Offering consumers a multichannel shopping experience whereby they can buy goods from bricks-and-mortar stores or order them for delivery services to send to their home is an increasingly important part of providing an acceptable retail service to modern customers, a new report has found.
However, the Shopping in a Multichannel World report from consumer behaviour research company Shoppercentric also found that the high street experience continues to be an integral part of the average person's shopping experience.
While 62 per cent of the younger generation of consumers aged between 18 and 24 are in favour of new technology as a means to buy items and order them for delivery, 46 per cent of this group also remain fond of the social experience of going shopping, possibly indicating that high street shopping will need to adapt to become more of a social activity than a primary consumer destination.
Furthermore, 42 per cent of respondents said they had used a desktop computer to purchase something over the past month, with 55 per cent utilising a laptop or netbook, 23 per cent using catalogues, 13 per cent on smartphones and seven per cent making use of a tablet computer.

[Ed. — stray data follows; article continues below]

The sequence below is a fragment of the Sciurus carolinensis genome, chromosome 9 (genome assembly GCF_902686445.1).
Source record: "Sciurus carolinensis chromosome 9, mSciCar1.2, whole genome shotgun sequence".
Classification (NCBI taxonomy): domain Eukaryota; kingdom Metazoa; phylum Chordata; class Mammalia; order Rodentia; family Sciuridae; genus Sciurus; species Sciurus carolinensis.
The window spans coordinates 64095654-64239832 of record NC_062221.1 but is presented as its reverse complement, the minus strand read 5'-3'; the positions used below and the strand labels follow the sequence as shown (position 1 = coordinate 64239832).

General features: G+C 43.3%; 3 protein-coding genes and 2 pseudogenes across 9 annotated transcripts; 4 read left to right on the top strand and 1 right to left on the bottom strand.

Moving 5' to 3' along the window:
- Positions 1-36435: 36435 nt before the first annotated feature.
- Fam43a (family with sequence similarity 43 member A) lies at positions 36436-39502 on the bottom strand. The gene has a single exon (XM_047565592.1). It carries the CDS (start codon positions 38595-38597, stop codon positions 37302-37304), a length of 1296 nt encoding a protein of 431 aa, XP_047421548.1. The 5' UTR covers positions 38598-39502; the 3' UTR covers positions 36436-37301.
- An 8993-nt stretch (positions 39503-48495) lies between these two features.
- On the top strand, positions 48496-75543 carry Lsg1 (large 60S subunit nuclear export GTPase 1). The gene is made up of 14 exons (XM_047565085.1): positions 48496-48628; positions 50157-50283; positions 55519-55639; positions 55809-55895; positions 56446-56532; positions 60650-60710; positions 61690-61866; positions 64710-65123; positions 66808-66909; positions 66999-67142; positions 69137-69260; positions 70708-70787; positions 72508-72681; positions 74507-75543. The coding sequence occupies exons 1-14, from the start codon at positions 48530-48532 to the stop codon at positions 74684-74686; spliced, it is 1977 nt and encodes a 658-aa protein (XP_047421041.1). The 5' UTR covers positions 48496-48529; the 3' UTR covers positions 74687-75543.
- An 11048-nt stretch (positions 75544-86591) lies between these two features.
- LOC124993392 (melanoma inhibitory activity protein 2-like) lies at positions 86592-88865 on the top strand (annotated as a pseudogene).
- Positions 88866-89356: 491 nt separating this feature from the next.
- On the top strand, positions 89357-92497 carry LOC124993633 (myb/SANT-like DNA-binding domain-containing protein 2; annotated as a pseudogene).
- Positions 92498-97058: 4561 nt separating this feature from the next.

Danielle Pinnington, managing director of Shoppercentric, argued that new technology channels are altering shopping behaviours in a number of interesting ways.
She noted that the flexibility of these new mediums is making it far easier for consumers to choose how they want to purchase products and how they wish to access shops.
"Yet retailers and brands have tended to compartmentalise - thinking of shoppers who shop versus shoppers who go online. They've even structured themselves so that the shops are managed by one team and the online by another - very few have successfully merged the two," explained Ms Pinnington.
The IMRG-Experian Hitwise Hot Shops List recently revealed that multichannel retailers such as John Lewis are continuing to dominate the online sales market.
Author: Paul Burn